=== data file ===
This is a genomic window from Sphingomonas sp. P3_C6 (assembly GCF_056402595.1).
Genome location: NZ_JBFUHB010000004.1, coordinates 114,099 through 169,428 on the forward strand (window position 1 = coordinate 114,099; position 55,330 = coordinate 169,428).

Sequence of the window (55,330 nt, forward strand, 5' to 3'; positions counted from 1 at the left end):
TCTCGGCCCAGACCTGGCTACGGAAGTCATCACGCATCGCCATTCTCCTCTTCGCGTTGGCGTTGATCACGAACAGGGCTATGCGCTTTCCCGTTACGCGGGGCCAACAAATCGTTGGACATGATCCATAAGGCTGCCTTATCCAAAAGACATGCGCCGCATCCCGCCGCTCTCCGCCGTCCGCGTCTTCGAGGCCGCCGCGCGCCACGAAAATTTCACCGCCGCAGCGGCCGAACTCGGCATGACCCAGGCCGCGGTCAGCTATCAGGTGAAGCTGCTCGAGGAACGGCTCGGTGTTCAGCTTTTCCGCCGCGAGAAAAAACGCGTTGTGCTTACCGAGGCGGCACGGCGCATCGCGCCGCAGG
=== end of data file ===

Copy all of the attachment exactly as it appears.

This is a genomic window from Sphingomonas sp. P3_C6 (assembly GCF_056402595.1).
Genome location: NZ_JBFUHB010000004.1, coordinates 114,099 through 169,428 on the forward strand (window position 1 = coordinate 114,099; position 55,330 = coordinate 169,428).

Sequence of the window (55,330 nt, forward strand, 5' to 3'; positions counted from 1 at the left end):
TCTCGGCCCAGACCTGGCTACGGAAGTCATCACGCATCGCCATTCTCCTCTTCGCGTTGGCGTTGATCACGAACAGGGCTATGCGCTTTCCCGTTACGCGGGGCCAACAAATCGTTGGACATGATCCATAAGGCTGCCTTATCCAAAAGACATGCGCCGCATCCCGCCGCTCTCCGCCGTCCGCGTCTTCGAGGCCGCCGCGCGCCACGAAAATTTCACCGCCGCAGCGGCCGAACTCGGCATGACCCAGGCCGCGGTCAGCTATCAGGTGAAGCTGCTCGAGGAACGGCTCGGTGTTCAGCTTTTCCGCCGCGAGAAAAAACGCGTTGTGCTTACCGAGGCGGCACGGCGCATCGCGCCGCAGG